A while back in the Annals, I introduced the mysterious (but not mythical) third eye, made even more peculiar by unexpected findings in the Anolis pineal gland (Moore & Menaker 2011). In a later post, I discussed non-visual photoreception—responses to light that do not require image formation—along with some recent evidence that such responses may be tuned to photic habitat in Anolis (Moore et al. 2012). Now I’m connecting the dots: non-visual photoreception in the Anolis pineal gland appears to be adapted to photic habitat (Moore & Menaker 2012).
A riddle: What has four legs, eagle eyes, and can change colors?
Anoles are extremely visual animals, with vision being the primary sensory mechanism through which they perceive their surroundings. Accordingly, their vision is excellent, at least during the daytime. (“Eagle eyes” might be a bit misleading. A more accurate phrase might be “bifoveate retinae conferring excellent visual acuity and depth perception”). The amount of daytime light available for vision depends largely on the vegetative structure in the microhabitat. Indeed, many Anolis species occupy a distinct “photic habitat” due to sun/shade preferences. Variation in photic habitat provides a treasure trove of testable hypotheses for the visual ecologist. Is anole vision adapted to particular light environments? Is dewlap color selected for detectability in a given light environment? And so on.
I totally dig visual ecology, but I’m using it as bait to draw your attention to a closely related (but under-studied) relationship between the light habitat and physiology/behavior. Anoles, like all other animals, use light in ways that do not require visual images at all. These so-called “non-visual” responses to light are used for things like the dilation and constriction of the pupils, the control of circadian rhythms, and seasonal responses to daylength. Non-visual photoreception is processed in the brain through different pathways than those involved in the formation of images, so these responses to light can occur even if the animal is visually blind.
Interesting stuff, but here’s where habitat enters the picture. Non-visual responses to light are irradiance-dependent, meaning that whether or not there is a response, and what the response entails, depends on how much light there is. Bright light, for example, is a wake-up signal to the sleeping lizard, whereas dim light (e.g., moonlight) is less effective in eliciting arousal. However, “bright” and “dim” are relative measures, thus one might expect that the sensitivity of non-visual photoreception would be “tuned” to the overall light levels in the microhabitat. After all, light that seems dim in an open, unshaded habitat might correspond to the brightest midday light available in closed canopy forest. A mismatch between non-visual photosensitivity and habitat irradiance would impair non-visual photoreceptive “performance,” and could even lead to the misinterpretation of photic cues.
In a recent paper published in Journal of Comparative Physiology A, we showed that a non-visual behavioral response to light (the photic induction of locomotor activity) is correlated with habitat irradiance using four species of Puerto Rican anoles (A. cristatellus, A. gundlachi, A. pulchellus, A. krugi). Most diurnal animals respond to light by increasing their activity level. The best way to demonstrate this is to give light when the animal is inactive, i.e., at night. We developed a special device to continuously detect and record anole locomotor activity (walking, running, jumping, etc.) for weeks on end.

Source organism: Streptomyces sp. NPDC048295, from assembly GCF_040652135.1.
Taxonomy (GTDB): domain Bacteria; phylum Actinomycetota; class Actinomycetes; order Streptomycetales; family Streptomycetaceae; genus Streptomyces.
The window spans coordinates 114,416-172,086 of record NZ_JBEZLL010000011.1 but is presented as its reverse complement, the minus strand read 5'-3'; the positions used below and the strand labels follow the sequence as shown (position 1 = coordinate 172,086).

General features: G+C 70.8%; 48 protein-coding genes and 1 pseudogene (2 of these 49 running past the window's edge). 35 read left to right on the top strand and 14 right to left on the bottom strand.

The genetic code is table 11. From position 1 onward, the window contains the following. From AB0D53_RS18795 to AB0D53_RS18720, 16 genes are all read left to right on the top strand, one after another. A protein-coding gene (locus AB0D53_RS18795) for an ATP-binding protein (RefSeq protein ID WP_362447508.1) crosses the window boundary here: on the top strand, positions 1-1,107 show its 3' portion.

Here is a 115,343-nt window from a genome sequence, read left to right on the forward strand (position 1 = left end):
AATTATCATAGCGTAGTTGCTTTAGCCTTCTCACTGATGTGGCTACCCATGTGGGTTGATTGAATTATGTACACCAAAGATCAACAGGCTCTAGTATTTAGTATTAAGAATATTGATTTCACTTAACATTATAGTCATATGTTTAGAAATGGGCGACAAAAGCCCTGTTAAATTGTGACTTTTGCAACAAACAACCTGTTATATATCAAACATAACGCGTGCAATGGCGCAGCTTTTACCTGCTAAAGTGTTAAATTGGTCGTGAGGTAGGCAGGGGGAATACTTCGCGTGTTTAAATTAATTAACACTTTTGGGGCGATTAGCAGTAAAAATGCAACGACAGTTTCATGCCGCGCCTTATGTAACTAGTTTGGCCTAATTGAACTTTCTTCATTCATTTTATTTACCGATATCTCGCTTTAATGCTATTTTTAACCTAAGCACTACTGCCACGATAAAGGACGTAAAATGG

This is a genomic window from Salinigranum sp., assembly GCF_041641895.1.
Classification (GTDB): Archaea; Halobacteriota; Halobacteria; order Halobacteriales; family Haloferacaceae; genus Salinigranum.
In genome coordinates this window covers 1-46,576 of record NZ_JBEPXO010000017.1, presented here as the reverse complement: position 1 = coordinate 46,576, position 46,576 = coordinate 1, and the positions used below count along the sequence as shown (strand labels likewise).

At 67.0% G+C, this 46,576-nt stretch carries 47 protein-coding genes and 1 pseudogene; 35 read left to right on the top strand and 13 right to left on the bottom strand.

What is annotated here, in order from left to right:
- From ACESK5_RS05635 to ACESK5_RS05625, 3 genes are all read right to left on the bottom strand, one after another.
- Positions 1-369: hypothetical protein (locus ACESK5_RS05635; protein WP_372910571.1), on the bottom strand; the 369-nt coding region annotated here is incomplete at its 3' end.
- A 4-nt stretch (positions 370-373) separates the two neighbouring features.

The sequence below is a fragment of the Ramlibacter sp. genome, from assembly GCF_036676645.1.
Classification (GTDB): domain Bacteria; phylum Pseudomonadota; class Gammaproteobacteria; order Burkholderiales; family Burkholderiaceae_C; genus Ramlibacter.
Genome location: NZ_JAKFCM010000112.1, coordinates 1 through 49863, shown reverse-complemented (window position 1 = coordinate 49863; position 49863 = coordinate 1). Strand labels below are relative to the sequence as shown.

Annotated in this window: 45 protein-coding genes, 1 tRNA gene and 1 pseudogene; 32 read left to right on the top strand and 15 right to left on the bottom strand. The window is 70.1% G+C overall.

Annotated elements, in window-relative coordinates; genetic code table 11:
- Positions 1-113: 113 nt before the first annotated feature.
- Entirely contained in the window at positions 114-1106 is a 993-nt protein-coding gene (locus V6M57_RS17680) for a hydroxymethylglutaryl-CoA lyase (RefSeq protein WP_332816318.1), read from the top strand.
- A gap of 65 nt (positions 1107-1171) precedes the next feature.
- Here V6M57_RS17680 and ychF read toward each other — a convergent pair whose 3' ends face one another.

We quantified baseline activity levels during the day and night, then measured the increase in activity in response to light given at night. Species occupying relatively more shaded habitats were more sensitive to the effects of light (light induced more locomotor activity) as compared to closely related, ecomorphologically identical species occupying more brightly illuminated habitats. The differences were most pronounced at irradiance levels similar to natural twilight levels. This jives well with the notion that dawn is nature’s alarm clock, and that photosensitivity should be tuned to take advantage of morning light, whatever irradiance that may be in a given environment.
Still, there are a few gaps that need to be filled in to complete the story. (You’ll have to read the paper to find out what they are). Non-visual photoecology is still in its infancy, and the main challenge is to develop approaches to explore the links between the environment, non-visual photoreception, and fitness. If anyone’s interested in pursuing variations on this theme, I know a good post-doc for hire.
Yes, it’s true. A “third eye” does exist, not only in the ancient Hindu literature and the new age imagination, but in birds, amphibians, reptiles, fish, lampreys, and hagfishes. We’re talking about the pineal gland, a small organ located on top of the brain, just underneath the surface of the skull. Although it doesn’t have visual capabilities in the image-forming sense, it is intrinsically photosensitive, responding to light signals without any help from the lateral eyes. (Mammals, including humans, have a pineal gland too…but it has lost the ability to detect light).
Anoles, and some other lizards, actually have two “third eyes,” one being the pineal gland, and the other being the parietal eye, which can be seen in the picture above. Continue reading Surprises from the Anolis “Third Eye”